The 1937 Typhoon
Extracts from Green Jade by Dorothy Neale, Chris Neale, Goulbourn, 1995, pp. 36-37.
On 2nd September, 1937 the worst typhoon ever recorded hit the colony (…) There was plenty of warning, but even so a lot of damage and loss of life was recorded on a chart we have framed, hanging on our back verandah here. Thirty-six ships were sunk, wrecked ashore or damaged. The high tides flooded roads and buildings on the island and Kowloon, and fish were blown out of the sea onto buildings 20 ft above ground. It was estimated that the loss of life exceeded 10,000 in that one night. (…)
Freddie came home and he, Sid and Bill put up the typhoon bars on all doors and windows. These were thick pieces of wood with pads about the size of a writing pad attached and these pressed against the glass panes. The bars slipped into metal brackets each side of the doors and windows. Rugs were lifted and draped over furniture and shoes put up high.
We all took deck chairs and pillows etc. onto the upstairs landing where we felt we would be safe from flying glass if any of the windows blew in. Then No. 10 signal went up and the maroons (guns) were fired and we all sat tight. The noise of the wind was like a dozen trains passing the house and our ears were aching with the pressure on our eardrums. It was difficult to see out of the windows when we took a quick look, because the leaves from trees were blown onto the glass and stuck there, but I did see a sheet of corrugated tin fly past in the air and slice a thin, tall palm tree in half. (…)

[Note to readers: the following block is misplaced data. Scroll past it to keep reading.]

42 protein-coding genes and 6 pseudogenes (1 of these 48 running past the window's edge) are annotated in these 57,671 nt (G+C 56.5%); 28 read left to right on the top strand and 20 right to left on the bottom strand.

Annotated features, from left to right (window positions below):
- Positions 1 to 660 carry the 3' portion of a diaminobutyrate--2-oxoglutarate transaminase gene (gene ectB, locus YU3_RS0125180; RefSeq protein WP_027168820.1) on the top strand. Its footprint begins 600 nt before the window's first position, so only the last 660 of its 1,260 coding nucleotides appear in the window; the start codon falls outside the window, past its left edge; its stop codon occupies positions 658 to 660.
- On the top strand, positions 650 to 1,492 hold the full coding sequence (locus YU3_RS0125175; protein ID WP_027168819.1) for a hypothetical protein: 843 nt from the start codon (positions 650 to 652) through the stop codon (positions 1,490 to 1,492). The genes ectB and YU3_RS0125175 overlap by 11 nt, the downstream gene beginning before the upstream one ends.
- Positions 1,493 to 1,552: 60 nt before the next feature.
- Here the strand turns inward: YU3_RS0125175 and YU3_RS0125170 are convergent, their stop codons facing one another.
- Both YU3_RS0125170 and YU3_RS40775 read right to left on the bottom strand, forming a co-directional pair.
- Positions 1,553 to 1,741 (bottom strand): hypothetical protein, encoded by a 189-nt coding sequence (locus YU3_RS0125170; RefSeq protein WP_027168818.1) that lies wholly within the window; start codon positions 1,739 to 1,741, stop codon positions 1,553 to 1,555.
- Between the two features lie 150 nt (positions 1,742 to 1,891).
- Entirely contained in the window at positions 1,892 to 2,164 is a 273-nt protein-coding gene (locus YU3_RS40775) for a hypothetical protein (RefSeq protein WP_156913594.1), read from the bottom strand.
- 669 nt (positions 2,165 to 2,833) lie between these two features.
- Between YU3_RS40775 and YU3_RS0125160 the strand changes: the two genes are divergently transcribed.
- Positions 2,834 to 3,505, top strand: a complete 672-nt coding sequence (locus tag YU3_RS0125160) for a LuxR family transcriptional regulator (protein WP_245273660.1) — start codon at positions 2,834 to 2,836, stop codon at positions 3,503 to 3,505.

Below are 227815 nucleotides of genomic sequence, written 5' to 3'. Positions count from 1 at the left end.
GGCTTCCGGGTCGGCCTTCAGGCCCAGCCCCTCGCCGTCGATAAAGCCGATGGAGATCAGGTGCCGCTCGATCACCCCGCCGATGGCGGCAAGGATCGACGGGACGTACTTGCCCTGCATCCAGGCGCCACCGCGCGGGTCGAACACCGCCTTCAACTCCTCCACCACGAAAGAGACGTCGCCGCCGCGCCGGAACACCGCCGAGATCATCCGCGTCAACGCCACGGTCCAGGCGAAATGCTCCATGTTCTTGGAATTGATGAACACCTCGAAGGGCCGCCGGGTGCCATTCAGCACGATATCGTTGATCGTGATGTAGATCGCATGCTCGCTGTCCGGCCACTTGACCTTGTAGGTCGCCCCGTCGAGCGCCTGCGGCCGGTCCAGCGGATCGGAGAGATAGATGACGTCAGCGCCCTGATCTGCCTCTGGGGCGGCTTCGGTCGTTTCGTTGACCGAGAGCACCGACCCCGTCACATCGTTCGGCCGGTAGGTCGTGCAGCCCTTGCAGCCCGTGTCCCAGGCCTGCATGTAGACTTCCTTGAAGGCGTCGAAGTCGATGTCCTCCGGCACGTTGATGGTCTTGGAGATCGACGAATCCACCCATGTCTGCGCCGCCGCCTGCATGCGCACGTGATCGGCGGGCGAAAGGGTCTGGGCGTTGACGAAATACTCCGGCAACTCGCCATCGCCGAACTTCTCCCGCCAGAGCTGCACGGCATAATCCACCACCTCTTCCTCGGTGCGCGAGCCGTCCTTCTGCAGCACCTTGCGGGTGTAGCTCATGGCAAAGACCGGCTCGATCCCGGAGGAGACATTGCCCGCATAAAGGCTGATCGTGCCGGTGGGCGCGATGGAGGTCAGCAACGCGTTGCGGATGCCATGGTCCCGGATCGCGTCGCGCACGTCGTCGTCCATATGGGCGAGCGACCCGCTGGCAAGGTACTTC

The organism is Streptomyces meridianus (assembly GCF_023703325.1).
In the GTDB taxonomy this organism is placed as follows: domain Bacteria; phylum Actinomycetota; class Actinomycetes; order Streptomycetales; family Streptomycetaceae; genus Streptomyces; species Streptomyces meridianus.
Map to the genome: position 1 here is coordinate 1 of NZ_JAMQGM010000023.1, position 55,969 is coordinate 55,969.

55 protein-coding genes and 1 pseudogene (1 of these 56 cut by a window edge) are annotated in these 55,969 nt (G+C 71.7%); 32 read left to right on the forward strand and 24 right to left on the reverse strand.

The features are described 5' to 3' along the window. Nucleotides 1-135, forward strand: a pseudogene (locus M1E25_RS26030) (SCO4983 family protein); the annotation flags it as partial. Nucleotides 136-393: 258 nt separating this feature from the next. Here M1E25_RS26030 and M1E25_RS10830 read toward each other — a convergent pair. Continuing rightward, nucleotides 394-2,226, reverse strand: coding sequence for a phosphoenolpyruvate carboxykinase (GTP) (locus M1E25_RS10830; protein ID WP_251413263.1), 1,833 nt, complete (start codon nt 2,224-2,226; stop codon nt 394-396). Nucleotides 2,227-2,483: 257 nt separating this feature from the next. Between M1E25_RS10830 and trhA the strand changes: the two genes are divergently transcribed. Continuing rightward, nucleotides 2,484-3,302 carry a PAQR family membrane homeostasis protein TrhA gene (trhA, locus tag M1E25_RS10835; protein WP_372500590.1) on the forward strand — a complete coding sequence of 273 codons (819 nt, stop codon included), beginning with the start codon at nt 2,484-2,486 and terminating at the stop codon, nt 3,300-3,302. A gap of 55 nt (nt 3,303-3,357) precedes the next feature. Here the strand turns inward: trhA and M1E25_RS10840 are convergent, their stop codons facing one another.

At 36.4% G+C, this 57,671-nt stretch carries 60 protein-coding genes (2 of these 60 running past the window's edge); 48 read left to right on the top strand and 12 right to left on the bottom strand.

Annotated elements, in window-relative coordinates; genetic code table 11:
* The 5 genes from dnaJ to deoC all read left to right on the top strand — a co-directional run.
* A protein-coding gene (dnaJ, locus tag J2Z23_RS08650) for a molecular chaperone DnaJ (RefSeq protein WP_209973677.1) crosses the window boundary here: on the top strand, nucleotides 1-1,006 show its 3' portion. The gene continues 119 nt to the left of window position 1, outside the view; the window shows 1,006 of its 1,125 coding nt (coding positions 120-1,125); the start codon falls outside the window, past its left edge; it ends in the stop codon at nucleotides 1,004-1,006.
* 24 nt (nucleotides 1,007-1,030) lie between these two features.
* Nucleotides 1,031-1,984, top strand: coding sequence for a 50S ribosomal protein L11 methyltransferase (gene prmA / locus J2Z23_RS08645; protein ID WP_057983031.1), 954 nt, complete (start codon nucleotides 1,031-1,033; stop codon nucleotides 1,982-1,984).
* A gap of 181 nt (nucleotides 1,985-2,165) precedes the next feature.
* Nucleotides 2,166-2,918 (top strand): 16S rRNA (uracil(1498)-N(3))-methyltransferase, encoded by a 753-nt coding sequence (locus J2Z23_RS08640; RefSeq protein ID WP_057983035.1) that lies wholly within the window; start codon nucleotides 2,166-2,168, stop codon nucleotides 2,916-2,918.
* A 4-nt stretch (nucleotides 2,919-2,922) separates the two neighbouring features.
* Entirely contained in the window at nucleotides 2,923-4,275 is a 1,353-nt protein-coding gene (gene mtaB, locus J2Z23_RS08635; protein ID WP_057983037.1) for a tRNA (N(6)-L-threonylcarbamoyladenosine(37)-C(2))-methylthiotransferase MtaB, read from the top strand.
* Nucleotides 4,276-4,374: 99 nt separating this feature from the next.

The electricity and telephone went off, but we had torches and the men went around checking through the night. The eye of the typhoon hit the colony from one direction, passed on and then slewed around and came in from the opposite direction. (…) The old cook boy arrived about 8am, looking rather bedraggled as all the roads were blocked by fallen trees and debris, and in his solemn way he apologised for being late “to catchee Master breakfast”. Freddie could not drive the car to the office because of the blocked roads, but he got there somehow. Then reports of the tremendous damage to shipping and the loss of life came in.